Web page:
DOK Leipzig 29. Oktober – 4. November 2018
61. Internationales Leipziger Festival für Dokumentar- und Animationsfilm
DOK Leipzig 29 October – 4 November 2018
61st International Leipzig Festival for Documentary and Animated Film
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Mickey Mouse in Vietnam. Directed by: Lee Savage

1968 is much more than a mere date. 1968 stands for a movement, for a myriad of individual movements that set their sights on great changes. 50 years have gone by in the interim – to mark this anniversary we wish to turn our attention today back to the years around 1968, which left an indelible mark on contemporary history and that of cinema itself.


“With our programme, we would like to show that ‘around 1968’ a great number of documentary and animated films were made which serve as seismographs,” according to Ralph Eue, curator of the Special Programme RETROSPECTIVE: ‘68 – AN OPEN SCORE and programmer at DOK Leipzig. “They pointed to radical changes in our social, cultural and intellectual histories, and, last but not least, our media history too, they traced these changes and even provoked them as well at times.” Instead of focussing on the hotbeds of revolt – Berlin, Frankfurt, Paris – DOK Leipzig would like to explore the outlying areas of “’68” with this Retrospective: What was happening out in the sticks? How did the echoes of unrest resonate out on the periphery?


In the scope of seven programmes made possible with the generous support of the Federal Foundation for the Study of Communist Dictatorship in East Germany, the Retrospective devotes itself to the culture of the ’68 generation and their longing for a new kind of cinema that brought about radical changes in content and form. Where does the focus of this gaze lie, where are the blurry edges? Who actually has the right to report what? And shouldn’t the previously untold play a role in challenging the validity of that which had been told up until then? Questions like these burst onto the scene like so much ripe fruit in the filmmaking of the years around 1968.


With Vietnam, sexual liberation and the advent of subcultures, ’68 not only delivered new subjects for film and television – it also leads to the questioning of traditional forms of production, distribution and reception of films. As a result, existing structures and institutions were forced to change and adapt.


In the Retrospective, the central themes of ’68 – namely the occupation of Prague by troops of the Warsaw Pact countries and the Vietnam War – are only treated explicitly in two cases. “Instead we have been working towards a deliberate decentralisation, yes even a fragmentation of the perspectives, in order to properly portray the fractured nature of the orders of the day,” explains Ralph Eue.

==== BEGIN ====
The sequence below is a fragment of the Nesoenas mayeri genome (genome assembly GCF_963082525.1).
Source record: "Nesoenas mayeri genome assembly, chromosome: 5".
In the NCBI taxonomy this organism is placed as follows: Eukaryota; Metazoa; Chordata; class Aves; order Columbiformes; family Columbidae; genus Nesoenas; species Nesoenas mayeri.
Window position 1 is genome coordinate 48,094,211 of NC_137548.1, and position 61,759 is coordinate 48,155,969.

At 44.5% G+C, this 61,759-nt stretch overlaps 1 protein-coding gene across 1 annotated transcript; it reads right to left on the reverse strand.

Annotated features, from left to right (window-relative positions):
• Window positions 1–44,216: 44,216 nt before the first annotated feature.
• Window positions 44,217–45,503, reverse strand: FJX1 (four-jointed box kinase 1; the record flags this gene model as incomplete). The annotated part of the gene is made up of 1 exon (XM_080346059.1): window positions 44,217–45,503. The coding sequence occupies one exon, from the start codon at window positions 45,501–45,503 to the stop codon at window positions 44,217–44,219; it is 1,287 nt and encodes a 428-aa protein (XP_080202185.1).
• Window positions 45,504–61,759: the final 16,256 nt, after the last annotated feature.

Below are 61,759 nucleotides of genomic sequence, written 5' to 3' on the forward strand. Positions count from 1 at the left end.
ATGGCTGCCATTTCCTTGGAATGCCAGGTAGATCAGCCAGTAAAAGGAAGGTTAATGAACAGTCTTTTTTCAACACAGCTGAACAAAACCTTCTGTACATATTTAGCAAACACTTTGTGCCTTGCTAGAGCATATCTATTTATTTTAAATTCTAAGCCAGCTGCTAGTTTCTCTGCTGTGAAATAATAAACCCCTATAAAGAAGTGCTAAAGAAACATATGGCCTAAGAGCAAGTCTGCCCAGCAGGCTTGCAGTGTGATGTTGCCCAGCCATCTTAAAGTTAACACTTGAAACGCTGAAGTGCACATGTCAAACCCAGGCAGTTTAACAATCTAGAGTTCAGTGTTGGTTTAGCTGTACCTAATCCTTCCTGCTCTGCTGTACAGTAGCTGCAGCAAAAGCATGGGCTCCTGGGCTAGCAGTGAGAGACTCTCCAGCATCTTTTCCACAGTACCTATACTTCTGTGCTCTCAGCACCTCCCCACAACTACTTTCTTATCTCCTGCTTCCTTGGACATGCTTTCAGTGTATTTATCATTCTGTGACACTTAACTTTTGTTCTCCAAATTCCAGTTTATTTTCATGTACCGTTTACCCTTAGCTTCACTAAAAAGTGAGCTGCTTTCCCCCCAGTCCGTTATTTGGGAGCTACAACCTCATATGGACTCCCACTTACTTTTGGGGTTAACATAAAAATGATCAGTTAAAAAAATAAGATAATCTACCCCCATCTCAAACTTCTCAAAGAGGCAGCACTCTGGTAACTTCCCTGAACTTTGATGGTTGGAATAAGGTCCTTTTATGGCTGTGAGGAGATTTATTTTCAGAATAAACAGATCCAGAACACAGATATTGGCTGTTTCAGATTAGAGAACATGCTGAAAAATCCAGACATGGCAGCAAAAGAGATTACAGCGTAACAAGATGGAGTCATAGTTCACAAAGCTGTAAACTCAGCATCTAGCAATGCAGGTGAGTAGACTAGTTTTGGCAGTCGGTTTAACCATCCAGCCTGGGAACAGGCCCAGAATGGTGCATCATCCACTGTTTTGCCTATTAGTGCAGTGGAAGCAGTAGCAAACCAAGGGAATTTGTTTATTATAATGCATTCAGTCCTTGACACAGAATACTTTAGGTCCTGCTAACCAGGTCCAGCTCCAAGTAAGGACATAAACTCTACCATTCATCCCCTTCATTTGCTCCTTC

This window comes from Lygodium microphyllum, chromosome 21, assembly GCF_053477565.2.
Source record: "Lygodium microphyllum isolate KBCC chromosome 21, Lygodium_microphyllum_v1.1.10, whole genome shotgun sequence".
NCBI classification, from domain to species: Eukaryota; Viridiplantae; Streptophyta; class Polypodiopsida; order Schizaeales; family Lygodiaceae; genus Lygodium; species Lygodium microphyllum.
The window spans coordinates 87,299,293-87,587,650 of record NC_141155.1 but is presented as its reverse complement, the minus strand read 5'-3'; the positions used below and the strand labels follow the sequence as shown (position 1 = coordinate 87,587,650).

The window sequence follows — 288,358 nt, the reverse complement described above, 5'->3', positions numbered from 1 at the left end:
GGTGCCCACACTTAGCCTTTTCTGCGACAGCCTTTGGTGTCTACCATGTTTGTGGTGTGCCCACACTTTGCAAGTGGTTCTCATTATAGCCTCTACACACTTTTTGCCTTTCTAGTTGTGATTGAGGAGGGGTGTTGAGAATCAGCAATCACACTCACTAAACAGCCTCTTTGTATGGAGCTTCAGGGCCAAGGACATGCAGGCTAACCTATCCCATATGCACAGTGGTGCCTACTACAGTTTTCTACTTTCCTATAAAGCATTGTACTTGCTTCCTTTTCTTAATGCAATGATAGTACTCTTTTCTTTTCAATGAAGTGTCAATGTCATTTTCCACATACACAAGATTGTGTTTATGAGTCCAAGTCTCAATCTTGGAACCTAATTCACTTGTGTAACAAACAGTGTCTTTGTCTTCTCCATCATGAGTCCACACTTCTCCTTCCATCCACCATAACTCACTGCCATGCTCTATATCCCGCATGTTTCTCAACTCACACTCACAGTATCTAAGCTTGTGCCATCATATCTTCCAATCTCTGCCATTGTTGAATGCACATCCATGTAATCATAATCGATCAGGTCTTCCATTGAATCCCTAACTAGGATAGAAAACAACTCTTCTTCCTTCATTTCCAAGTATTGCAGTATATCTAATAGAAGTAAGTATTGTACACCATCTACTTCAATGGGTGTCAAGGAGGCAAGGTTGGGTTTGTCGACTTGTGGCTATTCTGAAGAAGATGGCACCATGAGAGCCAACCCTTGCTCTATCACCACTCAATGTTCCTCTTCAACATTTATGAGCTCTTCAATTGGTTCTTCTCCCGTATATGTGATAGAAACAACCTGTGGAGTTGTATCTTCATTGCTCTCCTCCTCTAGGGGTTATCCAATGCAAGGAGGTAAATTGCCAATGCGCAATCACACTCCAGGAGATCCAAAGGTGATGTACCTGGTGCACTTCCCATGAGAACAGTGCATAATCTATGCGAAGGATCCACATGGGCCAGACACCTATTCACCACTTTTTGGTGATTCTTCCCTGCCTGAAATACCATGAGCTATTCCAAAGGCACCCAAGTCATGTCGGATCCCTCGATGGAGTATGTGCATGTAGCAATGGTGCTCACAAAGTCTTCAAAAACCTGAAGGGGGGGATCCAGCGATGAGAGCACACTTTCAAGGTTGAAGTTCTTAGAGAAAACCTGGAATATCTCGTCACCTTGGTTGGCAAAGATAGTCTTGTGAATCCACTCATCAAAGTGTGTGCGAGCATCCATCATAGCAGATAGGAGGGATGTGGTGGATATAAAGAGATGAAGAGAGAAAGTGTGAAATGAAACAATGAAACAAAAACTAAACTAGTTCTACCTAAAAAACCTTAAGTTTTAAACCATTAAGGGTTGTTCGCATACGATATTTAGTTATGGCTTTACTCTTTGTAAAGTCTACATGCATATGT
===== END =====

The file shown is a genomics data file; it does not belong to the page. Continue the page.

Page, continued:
Filmmakers such as Klaus Wildenhahn were fond of turning their backs on the great events of the time, preferring to concentrate on what was unfolding outside of the hotspots: for instance in The Tire-Cutter and His Wife, in which one can only just make out the sounds of a big anti-Nixon demonstration in Berlin from off in the distance. Similarly, the upheavals of the era are only palpable on the periphery in Marion Zemann’s Life’s Magic Horn, depicting a young woman working in a bakery in Ulm. In Pasolini’s The Sequence of the Paper Flower (Love and Anger), a young hippie dances through the hustle and bustle of Rome “armed” with a paper flower, while the reality of the news intrudes aggressively into the film by way of monochrome double exposures.


Again and again, the Retrospective returns to issues of sexuality and gender, treated here and there through the concept of “Expanded Cinema”, wherein the traditional space of the movie theatre is fundamentally called into question. For this reason, among the films shown are a documentation of Valie Export’s legendary TAP and TOUCH Cinema street performance as well as Exprmntl 4 Knokke by Claudia von Alemann and Reinhold E. Thiel, in which the two directors recorded their impressions of an experimental film festival in Knokke, Belgium. Beyond that, the exciting parallel history shared by the International Short Film Festival Oberhausen and DOK Leipzig will be examined in one of the Retrospective’s programmes. For the latter, Tobias Hering and Andreas Kötzing have selected films from the years 1968/69 which were inspired by the gesture of the boycott, or even by refusals, evasive manoeuvres and clever retorts.


The ’68 movement will also be the topic of a matinee event organised in co-operation with the State Archive of Saxony and treated in greater detail and contextualised in the scope of a panel discussion.


Films and Tickets

You can find the programme and buy tickets online in our Filmfinder.


Supported by means of the Federal Foundation for the Study of Communist Dictatorship in East Germany.